The European Union said Monday it holds the ruling Transition Military Council responsible for the deaths of more than a hundred people in Sudan since the military cracked down on peaceful protesters earlier this month.
"The EU firmly condemns the violent attacks in Sudan on 3 June 2019, which resulted in the killing and injuring of many peaceful civilian protesters, as well as sexual and gender-based violence," the EU's Foreign Affairs Council said in a statement. "It is clear that the responsibility lies with the Transitional Military Council as the authority in charge of protecting the population."
The EU also demanded an immediate cessation of violence being committed against the Sudanese people while calling for an independent and transparent investigation into human rights violations and abuses committed against the public.
"The EU remains deeply concerned by the deteriorating humanitarian situation in Sudan, and remains committed to help addressing the needs of the population," it said.
The opposition Central Committee of Sudan Doctors said that as of Sunday it had confirmed the identities of 128 bodies since the military conducted a pre-dawn attack on a weeks-long sit-in protest in front of the military headquarters demanding rule of the country to be handed over to civil rule.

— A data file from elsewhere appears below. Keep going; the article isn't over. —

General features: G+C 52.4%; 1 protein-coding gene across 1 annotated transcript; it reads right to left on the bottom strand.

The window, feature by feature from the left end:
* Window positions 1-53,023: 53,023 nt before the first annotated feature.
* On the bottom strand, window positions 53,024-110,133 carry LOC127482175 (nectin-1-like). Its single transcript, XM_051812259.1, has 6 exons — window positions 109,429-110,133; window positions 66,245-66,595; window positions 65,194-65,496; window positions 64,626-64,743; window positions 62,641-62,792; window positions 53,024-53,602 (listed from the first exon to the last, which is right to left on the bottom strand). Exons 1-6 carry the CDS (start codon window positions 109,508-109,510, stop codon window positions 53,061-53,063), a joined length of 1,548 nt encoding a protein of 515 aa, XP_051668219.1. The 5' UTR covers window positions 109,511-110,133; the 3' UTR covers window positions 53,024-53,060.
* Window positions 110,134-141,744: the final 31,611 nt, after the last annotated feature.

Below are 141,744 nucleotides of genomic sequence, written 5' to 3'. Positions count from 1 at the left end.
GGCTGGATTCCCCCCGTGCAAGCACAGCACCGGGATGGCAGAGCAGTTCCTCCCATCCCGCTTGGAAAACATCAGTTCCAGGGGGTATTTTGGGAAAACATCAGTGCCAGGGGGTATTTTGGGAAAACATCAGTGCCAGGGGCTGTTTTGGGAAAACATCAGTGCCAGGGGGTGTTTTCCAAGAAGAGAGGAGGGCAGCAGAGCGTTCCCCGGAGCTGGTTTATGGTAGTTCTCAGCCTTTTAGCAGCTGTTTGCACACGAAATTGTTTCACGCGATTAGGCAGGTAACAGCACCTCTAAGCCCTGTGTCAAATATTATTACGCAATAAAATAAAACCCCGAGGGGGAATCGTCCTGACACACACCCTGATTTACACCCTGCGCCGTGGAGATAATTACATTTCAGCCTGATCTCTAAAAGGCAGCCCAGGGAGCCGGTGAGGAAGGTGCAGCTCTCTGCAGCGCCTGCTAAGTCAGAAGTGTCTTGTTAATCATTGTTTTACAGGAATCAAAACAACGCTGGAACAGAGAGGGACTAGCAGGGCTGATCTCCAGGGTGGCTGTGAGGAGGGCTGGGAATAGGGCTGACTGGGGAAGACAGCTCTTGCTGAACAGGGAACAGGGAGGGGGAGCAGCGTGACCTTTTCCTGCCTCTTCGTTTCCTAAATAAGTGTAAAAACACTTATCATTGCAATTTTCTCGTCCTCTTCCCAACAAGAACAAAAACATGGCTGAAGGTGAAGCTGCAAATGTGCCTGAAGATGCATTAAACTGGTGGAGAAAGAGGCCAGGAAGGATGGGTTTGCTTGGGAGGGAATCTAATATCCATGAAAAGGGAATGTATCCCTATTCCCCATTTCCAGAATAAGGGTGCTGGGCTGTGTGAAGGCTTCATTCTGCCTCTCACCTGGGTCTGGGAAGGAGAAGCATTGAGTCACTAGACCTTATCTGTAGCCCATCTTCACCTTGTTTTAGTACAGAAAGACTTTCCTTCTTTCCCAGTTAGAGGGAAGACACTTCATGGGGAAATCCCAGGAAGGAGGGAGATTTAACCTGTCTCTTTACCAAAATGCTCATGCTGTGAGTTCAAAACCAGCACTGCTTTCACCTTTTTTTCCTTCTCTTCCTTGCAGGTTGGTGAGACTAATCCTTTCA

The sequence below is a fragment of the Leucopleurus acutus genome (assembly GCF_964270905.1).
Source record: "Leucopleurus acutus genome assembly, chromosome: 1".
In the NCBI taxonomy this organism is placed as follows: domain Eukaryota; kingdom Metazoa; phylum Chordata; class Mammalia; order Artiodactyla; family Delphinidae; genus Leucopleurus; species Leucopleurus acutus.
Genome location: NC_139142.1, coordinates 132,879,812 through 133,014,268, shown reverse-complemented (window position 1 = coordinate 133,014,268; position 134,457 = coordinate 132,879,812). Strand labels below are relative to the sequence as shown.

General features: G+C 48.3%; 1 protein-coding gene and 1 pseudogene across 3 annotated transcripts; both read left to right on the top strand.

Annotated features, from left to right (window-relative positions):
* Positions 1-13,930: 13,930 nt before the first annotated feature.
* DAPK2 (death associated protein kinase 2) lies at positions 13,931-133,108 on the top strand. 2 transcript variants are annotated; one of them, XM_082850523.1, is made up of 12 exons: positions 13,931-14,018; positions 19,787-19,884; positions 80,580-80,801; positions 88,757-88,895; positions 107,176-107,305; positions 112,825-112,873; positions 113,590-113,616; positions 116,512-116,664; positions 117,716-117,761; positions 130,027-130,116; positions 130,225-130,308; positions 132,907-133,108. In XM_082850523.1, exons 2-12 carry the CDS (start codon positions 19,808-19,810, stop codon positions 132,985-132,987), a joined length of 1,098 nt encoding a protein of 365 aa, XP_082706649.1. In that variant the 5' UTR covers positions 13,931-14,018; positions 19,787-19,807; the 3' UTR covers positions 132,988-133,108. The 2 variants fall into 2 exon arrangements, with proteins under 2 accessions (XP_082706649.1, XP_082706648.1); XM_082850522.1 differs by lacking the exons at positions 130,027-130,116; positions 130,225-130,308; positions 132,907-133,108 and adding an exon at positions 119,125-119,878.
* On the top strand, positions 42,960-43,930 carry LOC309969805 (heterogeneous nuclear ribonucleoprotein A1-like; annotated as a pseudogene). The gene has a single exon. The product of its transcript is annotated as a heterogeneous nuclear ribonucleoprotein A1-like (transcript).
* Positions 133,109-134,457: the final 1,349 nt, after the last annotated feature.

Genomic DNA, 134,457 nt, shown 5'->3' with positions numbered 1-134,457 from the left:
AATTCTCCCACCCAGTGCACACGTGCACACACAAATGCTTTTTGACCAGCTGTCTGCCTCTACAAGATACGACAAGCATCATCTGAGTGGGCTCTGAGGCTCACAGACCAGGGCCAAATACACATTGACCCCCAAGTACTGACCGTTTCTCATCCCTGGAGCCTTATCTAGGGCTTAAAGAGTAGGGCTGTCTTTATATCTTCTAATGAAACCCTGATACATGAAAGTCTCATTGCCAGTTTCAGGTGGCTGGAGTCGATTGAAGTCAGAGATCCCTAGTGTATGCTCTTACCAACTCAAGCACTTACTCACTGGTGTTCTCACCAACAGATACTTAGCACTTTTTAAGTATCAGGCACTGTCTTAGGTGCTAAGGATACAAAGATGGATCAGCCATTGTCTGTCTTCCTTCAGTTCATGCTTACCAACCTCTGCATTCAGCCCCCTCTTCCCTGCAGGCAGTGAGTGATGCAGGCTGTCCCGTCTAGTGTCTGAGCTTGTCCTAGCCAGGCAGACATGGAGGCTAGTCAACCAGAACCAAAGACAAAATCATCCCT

The doctors group said the death toll is much higher, though, as "the number of children, youth, adults, homeless and elderly who were burnt inside the tents at the sit-in area and those dumped at the river can't be identified accurately [at the moment]."
The most recent victim was identified as Marwan Osman, 18, who was "severely beaten" by military forces in the capital of Khartoum on June 7, resulting in multiple skull and jaw fractures, the doctors group said, adding that he died Saturday in the Intensive Care Unit at Al-Saha Hospital.
The EU said it supports the African Union in its call to establish a civilian-led interim government, calling on the TMC and the opposition Forces of Freedom and Change to return to the negotiating table, which both sides left following June 3 while dissolving all previous agreements.
"A civilian-led transitional authority is the only partner with which EU-Sudan relations can be normalized," it said. "When Sudan embarks on a transition to civilian rule, the EU looks forward to supporting the country in tackling the social, economic and political challenges and implementing the necessary reforms and will provide assistance accordingly."
Tensions have been high in Sudan since the military ousted 30-year dictator Omar al-Bashir on April 11 following protests demanding civil rule of the country.
FFC has said the protests will continue until the military relinquishes its power to the people.
This article has been adapted from its original source.
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